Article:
– Online

Use the internet to your advantage by creating your own personal blog or website. This will allow you to really get creative with nice images, a bit of a bio about you, and even testimonials from previous families.

Use your website or online listing to allow families to connect with you. Make sure you include an email address, phone number, and your social media connections (but make sure you’ve optimised your social media profile to help not hinder your job search).

You could also use sites like gumtree, childcare.co.uk or Netmums to allow families to find you, however you may need to pay for these listings. Social media is a good place to network; join maternity nurse or new parent Facebook groups, get active on Twitter, and set up a LinkedIn account. There are also groups you can join such as the Maternity Nurse Association (MNA).

– Word of mouth

Maternity nurses often find referrals are one of their best sources for new bookings! A referral placement is also a great way to get started. If there is anyone who you know such as a neighbour or a friend of a friend who is expecting a baby, get in touch! Offer your services to them either for free or at a starter rate. It’s a great way to spend time learning and will also be great to use on your CV and as a reference. This could either be a few hours during the day, or overnight stays.

Once you get started you’ll then start to see families passing your details onto their friends; you could even offer a friend discount to encourage this. Keep a stack of business cards or leaflets to encourage them to pass your details on.

Whatever you decide, do it well and enjoy your time! Being a maternity nurse is not an easy job, you’ve got great responsibility and precious life in your care during long days and waken nights. But speak to any maternity nurse, and I guarantee they’ll share stories that are filled with love and tender care.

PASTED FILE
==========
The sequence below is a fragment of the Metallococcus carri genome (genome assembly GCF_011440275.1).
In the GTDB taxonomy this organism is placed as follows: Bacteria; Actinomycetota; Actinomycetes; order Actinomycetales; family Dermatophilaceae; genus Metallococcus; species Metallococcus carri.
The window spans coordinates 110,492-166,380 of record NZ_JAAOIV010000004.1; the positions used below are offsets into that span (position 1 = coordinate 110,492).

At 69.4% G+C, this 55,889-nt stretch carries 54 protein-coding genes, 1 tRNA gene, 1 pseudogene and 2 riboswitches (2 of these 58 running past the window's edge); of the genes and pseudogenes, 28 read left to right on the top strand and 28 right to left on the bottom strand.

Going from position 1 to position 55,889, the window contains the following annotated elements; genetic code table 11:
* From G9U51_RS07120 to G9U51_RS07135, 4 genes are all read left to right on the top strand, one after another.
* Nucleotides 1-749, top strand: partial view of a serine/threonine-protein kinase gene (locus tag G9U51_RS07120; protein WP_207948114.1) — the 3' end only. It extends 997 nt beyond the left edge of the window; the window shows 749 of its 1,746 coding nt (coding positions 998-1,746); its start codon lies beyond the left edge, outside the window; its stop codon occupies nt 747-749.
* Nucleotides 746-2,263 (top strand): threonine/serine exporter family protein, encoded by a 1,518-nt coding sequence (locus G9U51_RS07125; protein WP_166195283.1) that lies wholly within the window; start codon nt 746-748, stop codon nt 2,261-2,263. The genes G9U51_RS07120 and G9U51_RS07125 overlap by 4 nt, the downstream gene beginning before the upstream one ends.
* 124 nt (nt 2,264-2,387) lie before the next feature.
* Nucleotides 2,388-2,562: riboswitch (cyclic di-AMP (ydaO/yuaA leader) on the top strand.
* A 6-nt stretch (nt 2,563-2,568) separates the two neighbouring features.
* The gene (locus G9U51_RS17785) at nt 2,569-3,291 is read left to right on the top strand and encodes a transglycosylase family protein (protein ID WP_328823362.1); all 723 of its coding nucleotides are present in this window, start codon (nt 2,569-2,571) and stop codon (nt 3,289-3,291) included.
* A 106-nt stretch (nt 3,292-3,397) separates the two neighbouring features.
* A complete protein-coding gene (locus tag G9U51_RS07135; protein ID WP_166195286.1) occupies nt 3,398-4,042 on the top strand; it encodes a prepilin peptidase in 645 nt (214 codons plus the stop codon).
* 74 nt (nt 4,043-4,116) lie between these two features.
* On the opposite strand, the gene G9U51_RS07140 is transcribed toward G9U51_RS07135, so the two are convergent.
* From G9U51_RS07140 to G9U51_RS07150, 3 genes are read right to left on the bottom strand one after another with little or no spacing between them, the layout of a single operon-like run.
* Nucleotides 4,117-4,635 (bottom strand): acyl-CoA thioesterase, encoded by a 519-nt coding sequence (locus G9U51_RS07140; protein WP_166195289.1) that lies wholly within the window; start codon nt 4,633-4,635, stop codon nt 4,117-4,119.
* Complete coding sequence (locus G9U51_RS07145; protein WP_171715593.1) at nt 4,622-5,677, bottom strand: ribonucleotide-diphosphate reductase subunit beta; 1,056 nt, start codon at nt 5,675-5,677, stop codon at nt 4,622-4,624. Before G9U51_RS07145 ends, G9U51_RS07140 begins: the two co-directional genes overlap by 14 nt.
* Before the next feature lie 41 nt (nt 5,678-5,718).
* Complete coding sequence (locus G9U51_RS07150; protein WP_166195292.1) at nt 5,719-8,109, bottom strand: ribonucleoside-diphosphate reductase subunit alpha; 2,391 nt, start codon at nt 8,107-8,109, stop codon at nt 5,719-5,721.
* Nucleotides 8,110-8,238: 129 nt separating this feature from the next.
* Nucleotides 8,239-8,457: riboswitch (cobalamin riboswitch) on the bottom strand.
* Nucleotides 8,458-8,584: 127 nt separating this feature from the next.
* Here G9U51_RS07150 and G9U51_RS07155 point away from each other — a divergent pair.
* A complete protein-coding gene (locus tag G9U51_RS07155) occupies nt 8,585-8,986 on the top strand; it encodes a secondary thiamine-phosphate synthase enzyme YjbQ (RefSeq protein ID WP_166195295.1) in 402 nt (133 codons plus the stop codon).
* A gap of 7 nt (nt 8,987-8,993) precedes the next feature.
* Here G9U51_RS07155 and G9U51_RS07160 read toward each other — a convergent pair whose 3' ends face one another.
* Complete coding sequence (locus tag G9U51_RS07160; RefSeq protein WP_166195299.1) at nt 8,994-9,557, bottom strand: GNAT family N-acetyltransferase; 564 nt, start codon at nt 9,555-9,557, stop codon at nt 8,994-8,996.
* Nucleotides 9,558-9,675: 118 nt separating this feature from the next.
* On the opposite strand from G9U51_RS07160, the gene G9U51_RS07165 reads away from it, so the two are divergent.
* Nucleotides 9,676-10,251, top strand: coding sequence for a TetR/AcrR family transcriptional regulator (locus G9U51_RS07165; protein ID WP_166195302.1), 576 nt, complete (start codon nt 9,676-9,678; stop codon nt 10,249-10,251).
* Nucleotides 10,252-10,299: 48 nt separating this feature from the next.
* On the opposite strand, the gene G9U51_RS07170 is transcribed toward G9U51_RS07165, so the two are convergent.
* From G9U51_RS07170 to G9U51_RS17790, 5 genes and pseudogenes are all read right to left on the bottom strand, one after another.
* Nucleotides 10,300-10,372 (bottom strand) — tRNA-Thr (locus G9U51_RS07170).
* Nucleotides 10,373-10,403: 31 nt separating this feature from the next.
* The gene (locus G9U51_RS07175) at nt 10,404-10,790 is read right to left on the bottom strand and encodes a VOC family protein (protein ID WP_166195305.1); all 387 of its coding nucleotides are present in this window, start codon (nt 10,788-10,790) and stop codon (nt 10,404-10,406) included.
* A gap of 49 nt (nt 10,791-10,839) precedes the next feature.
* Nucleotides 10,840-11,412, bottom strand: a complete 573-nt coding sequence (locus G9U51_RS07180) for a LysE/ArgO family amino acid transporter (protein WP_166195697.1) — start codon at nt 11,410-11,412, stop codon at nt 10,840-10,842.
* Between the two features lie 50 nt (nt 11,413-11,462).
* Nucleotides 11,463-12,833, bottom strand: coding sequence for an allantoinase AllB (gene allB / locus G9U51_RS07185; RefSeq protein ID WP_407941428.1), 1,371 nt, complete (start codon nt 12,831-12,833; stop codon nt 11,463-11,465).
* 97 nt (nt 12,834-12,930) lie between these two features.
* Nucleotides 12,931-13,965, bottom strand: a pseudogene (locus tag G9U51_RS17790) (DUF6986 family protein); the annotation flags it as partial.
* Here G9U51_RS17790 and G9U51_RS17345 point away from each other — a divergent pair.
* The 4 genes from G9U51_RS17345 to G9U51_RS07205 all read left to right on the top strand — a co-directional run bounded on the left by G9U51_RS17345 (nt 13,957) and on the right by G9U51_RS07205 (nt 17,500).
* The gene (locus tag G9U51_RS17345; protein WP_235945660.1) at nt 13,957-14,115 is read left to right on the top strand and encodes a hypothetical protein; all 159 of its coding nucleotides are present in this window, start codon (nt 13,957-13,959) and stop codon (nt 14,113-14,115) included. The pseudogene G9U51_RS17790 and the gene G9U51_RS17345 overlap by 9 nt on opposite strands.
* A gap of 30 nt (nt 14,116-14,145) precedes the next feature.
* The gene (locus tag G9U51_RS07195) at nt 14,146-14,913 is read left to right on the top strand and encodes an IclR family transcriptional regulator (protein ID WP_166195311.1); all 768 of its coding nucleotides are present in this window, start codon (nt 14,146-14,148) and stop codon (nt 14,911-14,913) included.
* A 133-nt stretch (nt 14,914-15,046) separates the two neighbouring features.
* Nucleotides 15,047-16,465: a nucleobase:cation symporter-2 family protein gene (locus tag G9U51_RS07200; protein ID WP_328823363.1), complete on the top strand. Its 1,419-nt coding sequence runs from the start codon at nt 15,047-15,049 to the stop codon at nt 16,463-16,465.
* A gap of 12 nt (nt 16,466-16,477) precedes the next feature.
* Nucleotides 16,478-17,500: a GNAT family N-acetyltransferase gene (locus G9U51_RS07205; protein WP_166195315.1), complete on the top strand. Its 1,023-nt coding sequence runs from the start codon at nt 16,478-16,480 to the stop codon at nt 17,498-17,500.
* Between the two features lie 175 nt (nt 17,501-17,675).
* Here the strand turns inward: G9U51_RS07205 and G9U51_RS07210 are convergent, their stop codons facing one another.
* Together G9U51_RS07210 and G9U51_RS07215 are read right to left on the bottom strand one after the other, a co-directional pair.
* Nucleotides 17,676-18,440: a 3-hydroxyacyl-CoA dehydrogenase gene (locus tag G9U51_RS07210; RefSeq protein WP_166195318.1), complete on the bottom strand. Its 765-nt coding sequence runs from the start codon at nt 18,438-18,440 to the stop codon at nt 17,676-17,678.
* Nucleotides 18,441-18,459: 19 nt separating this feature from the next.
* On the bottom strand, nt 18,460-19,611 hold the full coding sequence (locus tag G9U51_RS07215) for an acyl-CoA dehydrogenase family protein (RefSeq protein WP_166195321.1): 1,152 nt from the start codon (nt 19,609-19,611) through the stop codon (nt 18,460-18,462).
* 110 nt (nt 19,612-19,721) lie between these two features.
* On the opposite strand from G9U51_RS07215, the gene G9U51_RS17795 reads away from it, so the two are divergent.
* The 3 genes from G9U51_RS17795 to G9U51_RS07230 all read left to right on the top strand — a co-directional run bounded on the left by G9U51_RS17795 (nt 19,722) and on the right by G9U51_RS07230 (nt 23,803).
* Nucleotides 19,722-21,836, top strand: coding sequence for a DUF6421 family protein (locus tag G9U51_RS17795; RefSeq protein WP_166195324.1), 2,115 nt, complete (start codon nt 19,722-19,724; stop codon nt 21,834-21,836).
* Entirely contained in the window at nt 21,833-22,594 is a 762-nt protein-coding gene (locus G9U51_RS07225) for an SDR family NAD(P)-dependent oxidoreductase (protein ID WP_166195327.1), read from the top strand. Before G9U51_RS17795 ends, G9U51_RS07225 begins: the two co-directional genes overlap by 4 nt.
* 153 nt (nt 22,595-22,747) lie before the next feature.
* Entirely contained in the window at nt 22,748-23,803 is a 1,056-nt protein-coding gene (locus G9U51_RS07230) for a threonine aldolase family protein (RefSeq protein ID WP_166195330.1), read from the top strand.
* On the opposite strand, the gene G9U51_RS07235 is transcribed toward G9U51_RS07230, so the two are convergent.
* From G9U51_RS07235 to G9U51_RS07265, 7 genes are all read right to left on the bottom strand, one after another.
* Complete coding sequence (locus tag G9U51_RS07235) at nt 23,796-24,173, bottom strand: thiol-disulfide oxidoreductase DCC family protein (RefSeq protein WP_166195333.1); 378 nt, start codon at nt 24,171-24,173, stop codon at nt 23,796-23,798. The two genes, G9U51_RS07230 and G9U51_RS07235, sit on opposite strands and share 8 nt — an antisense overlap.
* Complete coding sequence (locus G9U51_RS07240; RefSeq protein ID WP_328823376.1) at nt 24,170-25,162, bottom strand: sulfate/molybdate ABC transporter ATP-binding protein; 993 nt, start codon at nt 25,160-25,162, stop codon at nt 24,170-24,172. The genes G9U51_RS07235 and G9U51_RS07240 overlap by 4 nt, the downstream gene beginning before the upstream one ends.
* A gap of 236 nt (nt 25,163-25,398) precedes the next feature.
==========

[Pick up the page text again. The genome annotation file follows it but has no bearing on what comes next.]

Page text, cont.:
It truly is an honour to meet and work with passionate and loving maternity nurses every day who can offer families such valuable advice and service, and I wish you the best in your career – whether you decide to get started as a maternity nurse, or whether you continue in your current passions. If I can help you in any way, we’re always up for a brew and a chat!

———-

#MOTHERHOODMONTH AT HAPPY NEST

Tess Batley-Moss

Nanny and Family Consultant

Tess is the Nanny & Family Consultant at Happy Nest Nanny Agency, providing families with flexible childcare and maternity service at home. Assisting with common requirements such as ‘After-School Nanny’, ‘Nanny-Housekeeper’ childcare and post-natal ‘Maternity Night Nanny’ care. Tess is passionate about her role as a nanny & family consultant, matching loving families with caring staff.

Comments

  • September 15, 2017

    Hi I was a maternity nurse for 17 years also some nannying work. I worked all over the world and looked after twins a lot of my jobs were word of mouth I have some brilliant references. I then became pregnant with my own child and being a single mum worked in a bank for 13 years I am now wanting to go back to maternity nursing I have my first aid ,insurance, crb checked and I have just done a two day intense refresher training. I really am desperate to get back to the career I love.
    Any advice
    Warm regards
    Karen